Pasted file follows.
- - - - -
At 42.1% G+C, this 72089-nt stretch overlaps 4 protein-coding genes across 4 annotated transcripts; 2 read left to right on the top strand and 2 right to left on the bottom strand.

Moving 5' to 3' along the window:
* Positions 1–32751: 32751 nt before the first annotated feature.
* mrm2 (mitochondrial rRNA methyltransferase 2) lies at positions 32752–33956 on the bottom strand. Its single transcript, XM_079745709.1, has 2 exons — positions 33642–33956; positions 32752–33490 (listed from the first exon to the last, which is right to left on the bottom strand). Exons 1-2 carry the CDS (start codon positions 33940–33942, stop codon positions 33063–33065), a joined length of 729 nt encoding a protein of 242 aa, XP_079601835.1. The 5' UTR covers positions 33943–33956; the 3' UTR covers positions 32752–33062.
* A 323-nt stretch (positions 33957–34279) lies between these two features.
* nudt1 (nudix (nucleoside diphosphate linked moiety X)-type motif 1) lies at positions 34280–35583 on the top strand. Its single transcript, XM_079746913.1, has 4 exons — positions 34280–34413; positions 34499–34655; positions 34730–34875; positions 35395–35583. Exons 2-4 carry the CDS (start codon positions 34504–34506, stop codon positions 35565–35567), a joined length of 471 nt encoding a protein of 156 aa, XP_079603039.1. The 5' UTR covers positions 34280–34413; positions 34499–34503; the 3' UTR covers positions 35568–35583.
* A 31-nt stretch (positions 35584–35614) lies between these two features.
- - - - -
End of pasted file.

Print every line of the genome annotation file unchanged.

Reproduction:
At 42.1% G+C, this 72089-nt stretch overlaps 4 protein-coding genes across 4 annotated transcripts; 2 read left to right on the top strand and 2 right to left on the bottom strand.

Moving 5' to 3' along the window:
* Positions 1–32751: 32751 nt before the first annotated feature.
* mrm2 (mitochondrial rRNA methyltransferase 2) lies at positions 32752–33956 on the bottom strand. Its single transcript, XM_079745709.1, has 2 exons — positions 33642–33956; positions 32752–33490 (listed from the first exon to the last, which is right to left on the bottom strand). Exons 1-2 carry the CDS (start codon positions 33940–33942, stop codon positions 33063–33065), a joined length of 729 nt encoding a protein of 242 aa, XP_079601835.1. The 5' UTR covers positions 33943–33956; the 3' UTR covers positions 32752–33062.
* A 323-nt stretch (positions 33957–34279) lies between these two features.
* nudt1 (nudix (nucleoside diphosphate linked moiety X)-type motif 1) lies at positions 34280–35583 on the top strand. Its single transcript, XM_079746913.1, has 4 exons — positions 34280–34413; positions 34499–34655; positions 34730–34875; positions 35395–35583. Exons 2-4 carry the CDS (start codon positions 34504–34506, stop codon positions 35565–35567), a joined length of 471 nt encoding a protein of 156 aa, XP_079603039.1. The 5' UTR covers positions 34280–34413; positions 34499–34503; the 3' UTR covers positions 35568–35583.
* A 31-nt stretch (positions 35584–35614) lies between these two features.